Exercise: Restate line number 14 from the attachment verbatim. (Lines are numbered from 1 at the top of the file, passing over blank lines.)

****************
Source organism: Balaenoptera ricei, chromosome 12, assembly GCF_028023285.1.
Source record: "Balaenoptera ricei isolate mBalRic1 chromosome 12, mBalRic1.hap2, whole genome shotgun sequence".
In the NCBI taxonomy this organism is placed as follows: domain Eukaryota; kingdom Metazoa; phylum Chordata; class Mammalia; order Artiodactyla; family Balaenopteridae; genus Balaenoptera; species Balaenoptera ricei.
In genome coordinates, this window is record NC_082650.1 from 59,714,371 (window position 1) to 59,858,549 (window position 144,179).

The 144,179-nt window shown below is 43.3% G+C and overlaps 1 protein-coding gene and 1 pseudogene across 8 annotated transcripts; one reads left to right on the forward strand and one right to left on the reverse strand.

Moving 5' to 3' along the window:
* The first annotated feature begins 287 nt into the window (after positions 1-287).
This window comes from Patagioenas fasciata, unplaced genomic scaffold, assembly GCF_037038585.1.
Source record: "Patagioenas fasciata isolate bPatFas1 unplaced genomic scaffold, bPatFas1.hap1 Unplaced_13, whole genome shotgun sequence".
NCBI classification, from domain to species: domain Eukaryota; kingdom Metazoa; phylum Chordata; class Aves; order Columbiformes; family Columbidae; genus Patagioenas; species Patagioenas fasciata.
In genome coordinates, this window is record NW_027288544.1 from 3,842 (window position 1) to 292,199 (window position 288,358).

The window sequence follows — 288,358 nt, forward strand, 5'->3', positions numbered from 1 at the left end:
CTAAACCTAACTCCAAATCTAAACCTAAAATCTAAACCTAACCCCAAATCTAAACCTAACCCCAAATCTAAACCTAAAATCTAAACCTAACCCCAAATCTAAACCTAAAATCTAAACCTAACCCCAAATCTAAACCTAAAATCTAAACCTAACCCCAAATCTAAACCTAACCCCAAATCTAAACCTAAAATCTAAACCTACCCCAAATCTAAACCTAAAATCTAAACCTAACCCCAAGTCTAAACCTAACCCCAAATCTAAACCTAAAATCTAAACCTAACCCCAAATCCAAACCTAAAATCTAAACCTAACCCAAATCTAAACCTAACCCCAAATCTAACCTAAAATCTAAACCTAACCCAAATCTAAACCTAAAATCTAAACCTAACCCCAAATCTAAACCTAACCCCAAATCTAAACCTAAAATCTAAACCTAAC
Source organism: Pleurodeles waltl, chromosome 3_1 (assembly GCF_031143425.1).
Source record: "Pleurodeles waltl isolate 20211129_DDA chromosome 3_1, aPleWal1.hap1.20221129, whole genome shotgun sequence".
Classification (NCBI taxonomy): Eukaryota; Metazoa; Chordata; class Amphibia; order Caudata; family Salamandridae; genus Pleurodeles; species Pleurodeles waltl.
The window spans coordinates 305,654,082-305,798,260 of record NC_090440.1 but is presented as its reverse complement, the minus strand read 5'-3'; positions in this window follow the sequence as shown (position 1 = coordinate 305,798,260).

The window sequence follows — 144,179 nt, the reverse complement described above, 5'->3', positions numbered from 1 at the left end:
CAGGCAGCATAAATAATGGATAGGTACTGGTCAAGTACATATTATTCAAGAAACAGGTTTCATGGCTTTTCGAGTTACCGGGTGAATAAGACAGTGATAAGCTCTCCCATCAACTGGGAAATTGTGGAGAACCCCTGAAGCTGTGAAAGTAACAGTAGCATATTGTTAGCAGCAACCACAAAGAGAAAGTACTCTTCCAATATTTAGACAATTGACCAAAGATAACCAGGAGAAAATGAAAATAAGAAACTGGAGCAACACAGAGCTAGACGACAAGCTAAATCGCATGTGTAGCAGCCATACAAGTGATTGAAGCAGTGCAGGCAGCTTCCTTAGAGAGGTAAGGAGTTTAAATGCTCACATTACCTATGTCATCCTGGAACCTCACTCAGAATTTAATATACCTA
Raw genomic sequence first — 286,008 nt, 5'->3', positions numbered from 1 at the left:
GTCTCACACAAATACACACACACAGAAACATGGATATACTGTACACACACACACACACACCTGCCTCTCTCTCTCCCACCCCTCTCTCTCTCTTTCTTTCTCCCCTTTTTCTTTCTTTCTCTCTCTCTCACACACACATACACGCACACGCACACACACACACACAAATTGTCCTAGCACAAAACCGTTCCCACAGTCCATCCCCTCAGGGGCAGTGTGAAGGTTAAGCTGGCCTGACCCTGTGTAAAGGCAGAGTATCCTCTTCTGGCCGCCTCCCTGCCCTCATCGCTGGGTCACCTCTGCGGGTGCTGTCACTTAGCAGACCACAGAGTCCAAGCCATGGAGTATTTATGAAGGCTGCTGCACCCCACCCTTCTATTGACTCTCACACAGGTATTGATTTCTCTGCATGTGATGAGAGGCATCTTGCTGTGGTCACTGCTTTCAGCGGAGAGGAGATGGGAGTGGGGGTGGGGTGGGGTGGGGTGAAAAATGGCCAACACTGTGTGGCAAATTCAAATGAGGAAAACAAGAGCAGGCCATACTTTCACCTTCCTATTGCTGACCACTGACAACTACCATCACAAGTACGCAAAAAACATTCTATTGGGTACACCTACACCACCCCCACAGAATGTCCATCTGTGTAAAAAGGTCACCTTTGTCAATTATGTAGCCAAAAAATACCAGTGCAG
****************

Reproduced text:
Source organism: Pleurodeles waltl, chromosome 3_1 (assembly GCF_031143425.1).